1. Here’s a little insider info. An editor/publisher may love your book, but when they bring it to the table it may get rejected because the marketing/sales department, who have the final say, can’t see it’s marketability. So your job is to help the publisher sell your book to the marketing team. so you have to have an impressive bio, i.e writing competitions, published works and blogs all add up. It is important to fit your book into a genre as that all helps in the sales pitch. You probably knew all of this, bit I hope something here makes your journey easier. 🙂

    • I love that you have offered your advice. Too often we are told to write for love, not money and write what you love, not what will sell – but that isn’t always a reality. What is wrong with admitting that you would like to make your book marketable? That you would like to eat? I think this post should be predated and called ‘Pre-submission Options’, but I am what I am, and I will learn the hard way because the hard way, is all I know 🙂

  2. It’s ok to call someone a cock in French too FYI, except it’s spelled coq. My question post yesterday was about whether I’d ever consider writing a book, and your posts only served to reconfirm why I sit strongly in the NO column on that one. You need feedback, but no one replies to your submissions, so how are you supposed to improve upon them? *sigh*

    • I never knew that about coq 🙂 I have probably made it sound more ominous than it really is, this publishing business. Some people write their whole lives and are fully enmeshed into the writing society and have been publishing articles and entering writing competitions for years. I’m a mere babe!

  3. it is frustrating when going through the whole process of publishing, especially when trying to publish a book. I had some publishers when submitting a children’s book that never got back to me at all and that’s irritating. I took time writing a query letter, synopsis, and initial chapters and whatever, and you can’t even give me a “no thanks.” Anyway, keep trying. Many people try smaller publishing houses that are just getting started and succeed that way, at least it gets your work out there, even if you have to do some of the promotional stuff.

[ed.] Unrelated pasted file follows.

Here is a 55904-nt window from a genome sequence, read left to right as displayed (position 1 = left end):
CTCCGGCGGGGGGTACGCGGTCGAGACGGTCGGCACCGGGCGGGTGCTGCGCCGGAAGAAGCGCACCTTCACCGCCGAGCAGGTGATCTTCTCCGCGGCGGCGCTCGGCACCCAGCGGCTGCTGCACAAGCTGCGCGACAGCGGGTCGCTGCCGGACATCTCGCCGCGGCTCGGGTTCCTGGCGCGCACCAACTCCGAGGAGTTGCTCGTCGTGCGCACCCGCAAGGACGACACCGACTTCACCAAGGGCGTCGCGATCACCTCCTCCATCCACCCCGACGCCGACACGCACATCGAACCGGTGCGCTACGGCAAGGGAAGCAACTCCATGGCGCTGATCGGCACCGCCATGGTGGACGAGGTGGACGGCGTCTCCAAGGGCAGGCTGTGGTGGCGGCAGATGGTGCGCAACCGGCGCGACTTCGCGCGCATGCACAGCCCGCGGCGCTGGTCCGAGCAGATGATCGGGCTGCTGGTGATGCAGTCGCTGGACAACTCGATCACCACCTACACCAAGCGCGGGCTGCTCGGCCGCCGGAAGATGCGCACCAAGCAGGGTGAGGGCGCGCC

4. It’s the same in the UK and, no, I don’t think you’ve made it sound more ominous than it really is. The writing society isn’t for everyone and I do believe it’s possible to make it on the strength of your writing alone. But it takes time. You’re so right – it is indeed terribly hard. Don’t give up.

    • There are some key elements I should have considered further, but at the time, I had so much information flying around in my head, I didn’t know which to prioritise. I guess at least now, I can weigh it all up and ensure I don;t make any further mistakes. Uk agents are next on my list after I have queried the six I can here 🙂

  5. Yeah, I wish they’d fill out a survey afterwards of why your book was rejected. I’m not to this phase yet, but I’m so scared just thinking about it. I wish you better luck in the future. Hey, look at all those famous writers and how many times they were rejected, right?

    • It’s scary, and I worry that I sent my submission off too eary, but I really felt I was ready. I’m glad that I have decided to wait before I send any more queries off. I thought the time was right, and if I think any differently, I’ll send myself crazy!

  6. I agree, it’s tough enough to be rejected but to be given no clue why makes it worse. You can guess but you never truly know. I know agents and publishers are busy and have to deal with a high volume of submissions, but that doesn’t make it any less frustrating.

    • I’m happy for them to be quick and and curt. Tick a box! I’m easy. If they allowed you to be creative in your submissions, I might even send them some options they can tick lol. No, I wouldn’t…